Things were not always this way. In the years after the second world war, the trend was in the opposite direction: the poor were getting richer; we were all getting more equal. To understand how and why that changed, we need to go back to the dying days of the conflict, to a resort in New Hampshire, where a group of economists set out to secure humanity’s future.

This is the story of how their dream failed and how a London banker’s bright idea broke the world.

Read the rest of this article at: The Guardian

In the News 09.07.18 : Today’s Articles of Interest from Around the Internets

Hal Ashby’s American Pictures:
The Realistic Magic Of The 1970s’ Finest Director

In the News 09.07.18 : Today’s Articles of Interest from Around the Internets

Hal Ashby lived by night. While working as an editor on Hollywood movies, he’d hunker down in a dingy bungalow suite on the lot of MGM, whittling away at The Cincinnati Kid or The Thomas Crown Affair or In the Heat of the Night, endlessly toggling between takes. He’d press a button and watch, then press it again. And watch again. And again. And once more.

Ashby lived the movies, literally. For seven months at a time, he’d spend all day watching film, then sleep four hours a night, and then smoke a little pot, run a reel, ruminate over sequencing, and begin cutting and dissolving frames of some of the most memorable movies of the 1960s. He was a movie zombie, eating time and film behind shaded window panes. His life could be in shambles, but he was a dedicated editor, with an eye like a jeweler and a clock that never ticked. Not until the edit was locked. Ashby looked the part of a shut-in, his hair growing out into fraying tendrils, bearded and bespectacled hiding sloe-colored eyes; he looked like an AP bio teacher on a bender. A vegetarian with crooked teeth, he couldn’t be bothered with vagaries or politesse. He quested for the perfect cut, and yearned for pacing. And he never left that bungalow.

“Don’t ever stop searching it,” Ashby once said. “Make your film so goddamned good that you see something in it all the time. Every sonofabitching time you sit down and thread up a goddamn reel and you punch a button and you start to look at it, you get a different idea. And whether you pursue it or not doesn’t matter. The film will tell you what to do.”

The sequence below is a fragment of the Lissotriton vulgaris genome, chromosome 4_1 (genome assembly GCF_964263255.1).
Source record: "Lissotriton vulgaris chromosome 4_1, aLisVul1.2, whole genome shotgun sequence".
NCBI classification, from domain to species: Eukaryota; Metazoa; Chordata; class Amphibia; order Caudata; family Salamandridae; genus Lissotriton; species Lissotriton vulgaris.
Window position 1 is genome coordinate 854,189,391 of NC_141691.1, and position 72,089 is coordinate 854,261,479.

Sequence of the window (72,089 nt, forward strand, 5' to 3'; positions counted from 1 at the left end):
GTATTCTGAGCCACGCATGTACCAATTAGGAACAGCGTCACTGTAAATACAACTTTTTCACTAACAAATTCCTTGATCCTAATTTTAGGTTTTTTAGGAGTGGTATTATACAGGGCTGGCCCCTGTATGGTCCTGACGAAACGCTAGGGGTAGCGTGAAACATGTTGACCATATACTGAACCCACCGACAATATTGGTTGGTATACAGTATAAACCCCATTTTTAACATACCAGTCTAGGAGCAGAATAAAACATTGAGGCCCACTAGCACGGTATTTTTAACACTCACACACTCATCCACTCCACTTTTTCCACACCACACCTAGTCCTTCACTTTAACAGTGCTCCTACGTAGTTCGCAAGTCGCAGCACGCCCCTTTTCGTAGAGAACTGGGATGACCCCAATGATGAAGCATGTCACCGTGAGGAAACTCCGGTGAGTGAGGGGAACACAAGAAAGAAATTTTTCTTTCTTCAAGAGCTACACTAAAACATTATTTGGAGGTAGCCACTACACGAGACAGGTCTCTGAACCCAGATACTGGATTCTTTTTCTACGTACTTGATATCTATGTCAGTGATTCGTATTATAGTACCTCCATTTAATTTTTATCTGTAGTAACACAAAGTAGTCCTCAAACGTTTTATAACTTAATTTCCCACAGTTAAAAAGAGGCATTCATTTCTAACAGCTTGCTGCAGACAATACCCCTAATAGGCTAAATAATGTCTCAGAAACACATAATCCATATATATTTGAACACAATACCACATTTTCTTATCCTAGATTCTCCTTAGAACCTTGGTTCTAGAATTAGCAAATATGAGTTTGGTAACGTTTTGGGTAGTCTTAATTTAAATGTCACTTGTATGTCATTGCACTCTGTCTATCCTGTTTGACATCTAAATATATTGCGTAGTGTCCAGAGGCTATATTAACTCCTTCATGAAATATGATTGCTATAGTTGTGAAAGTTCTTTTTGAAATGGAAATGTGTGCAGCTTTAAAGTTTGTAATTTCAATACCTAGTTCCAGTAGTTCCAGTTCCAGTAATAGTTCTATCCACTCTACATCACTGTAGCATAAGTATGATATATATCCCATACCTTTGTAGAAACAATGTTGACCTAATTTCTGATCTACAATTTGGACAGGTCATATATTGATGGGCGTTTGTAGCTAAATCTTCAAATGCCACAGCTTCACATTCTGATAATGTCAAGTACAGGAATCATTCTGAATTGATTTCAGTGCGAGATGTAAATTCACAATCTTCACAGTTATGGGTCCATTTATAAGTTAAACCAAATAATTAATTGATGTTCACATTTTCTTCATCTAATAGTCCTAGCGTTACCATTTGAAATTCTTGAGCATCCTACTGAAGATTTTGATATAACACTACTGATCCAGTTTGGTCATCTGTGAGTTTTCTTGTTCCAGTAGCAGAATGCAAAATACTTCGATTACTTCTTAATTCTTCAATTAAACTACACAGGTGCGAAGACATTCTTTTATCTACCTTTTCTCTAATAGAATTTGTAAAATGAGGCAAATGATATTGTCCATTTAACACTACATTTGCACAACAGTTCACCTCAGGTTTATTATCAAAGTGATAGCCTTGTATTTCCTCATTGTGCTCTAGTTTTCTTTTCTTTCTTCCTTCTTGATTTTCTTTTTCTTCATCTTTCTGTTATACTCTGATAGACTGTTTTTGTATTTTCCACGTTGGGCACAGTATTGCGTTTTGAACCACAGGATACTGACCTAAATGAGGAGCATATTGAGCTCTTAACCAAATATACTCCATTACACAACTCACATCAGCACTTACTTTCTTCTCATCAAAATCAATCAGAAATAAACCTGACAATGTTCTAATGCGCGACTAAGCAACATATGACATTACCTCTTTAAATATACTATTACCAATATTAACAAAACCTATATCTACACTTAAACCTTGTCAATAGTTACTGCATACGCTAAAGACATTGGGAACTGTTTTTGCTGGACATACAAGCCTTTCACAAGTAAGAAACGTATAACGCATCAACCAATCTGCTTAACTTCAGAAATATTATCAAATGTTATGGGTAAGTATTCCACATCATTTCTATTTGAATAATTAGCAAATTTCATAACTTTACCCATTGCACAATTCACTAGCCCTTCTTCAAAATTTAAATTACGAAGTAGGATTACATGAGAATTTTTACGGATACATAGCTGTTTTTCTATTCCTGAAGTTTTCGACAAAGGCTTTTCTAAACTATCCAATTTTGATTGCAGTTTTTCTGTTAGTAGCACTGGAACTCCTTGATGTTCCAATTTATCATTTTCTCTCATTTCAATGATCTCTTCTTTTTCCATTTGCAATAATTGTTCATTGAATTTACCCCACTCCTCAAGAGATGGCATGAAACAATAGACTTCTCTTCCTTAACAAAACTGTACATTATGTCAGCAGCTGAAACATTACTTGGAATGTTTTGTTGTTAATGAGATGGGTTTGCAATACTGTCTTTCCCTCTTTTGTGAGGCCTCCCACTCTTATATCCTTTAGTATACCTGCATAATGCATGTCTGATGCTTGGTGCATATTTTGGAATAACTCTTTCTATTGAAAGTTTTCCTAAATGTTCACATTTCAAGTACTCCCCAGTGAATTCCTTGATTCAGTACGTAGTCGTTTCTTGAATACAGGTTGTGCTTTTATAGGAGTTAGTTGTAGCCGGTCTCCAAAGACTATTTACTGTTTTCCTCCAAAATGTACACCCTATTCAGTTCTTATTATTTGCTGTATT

Read the rest of this article at: The Ringer

‘Human Impulses Run Riot’:
China’s Shocking Pace Of Change

In the News 09.07.18 : Today’s Articles of Interest from Around the Internets

When I try to describe how China has changed over the past 50 years, countless roads appear in front of me. Given the sheer immensity of these changes, all I can do is try first to follow a couple of main roads, and then a few smaller ones, to see where they take us.

My first main road begins in the past. In my 58 years, I have experienced three dramatic changes, and each one has been accompanied by a surge in suicides among officials. The first time was during Mao Zedong’s Cultural Revolution, which began in 1966. At the start of that period, many members of the Chinese Communist party woke up one day to find they had been purged: overnight they had become “power-holders taking the capitalist road”. After suffering every kind of psychological and physical abuse, some chose to take their own lives. In the small town in south China where I grew up, some hanged themselves or swallowed insecticide, while others threw themselves down wells: wells in south China have narrow mouths, and if you dive into one headfirst, there is no way you will come out alive.

In the early stages of the Cultural Revolution, many people from the lowest tiers of society formed their own mass organisations, proclaiming themselves commanders of a “Cultural Revolution headquarters”. These individuals – rebels, they were called – often went on to secure official positions of one kind or another. They enjoyed only a brief career, however. Following Mao’s death in 1976, the subsequent end of the Cultural Revolution and the emergence of the reform-minded Deng Xiaoping as China’s new leader, some rebels believed they would suffer just as much as the officials they had tormented a few years before.

Thus came the second surge in suicides – this time of officials who had clawed their way to power as revolutionary radicals. One official in my little town drowned himself in the sea: he smoked a lot of cigarettes first, and the stubs littering the shore marked the agony of indecision that preceded his death. This was a much smaller surge in suicides than the first one, because Deng was not out for political revenge, focusing instead on kickstarting economic reforms and opening up to the west. This policy led in turn to China’s economic miracle, the downside of which has been environmental pollution, growing inequality and pervasive corruption.

Read the rest of this article at: The Guardian

P.S. previous articles & more by P.F.M.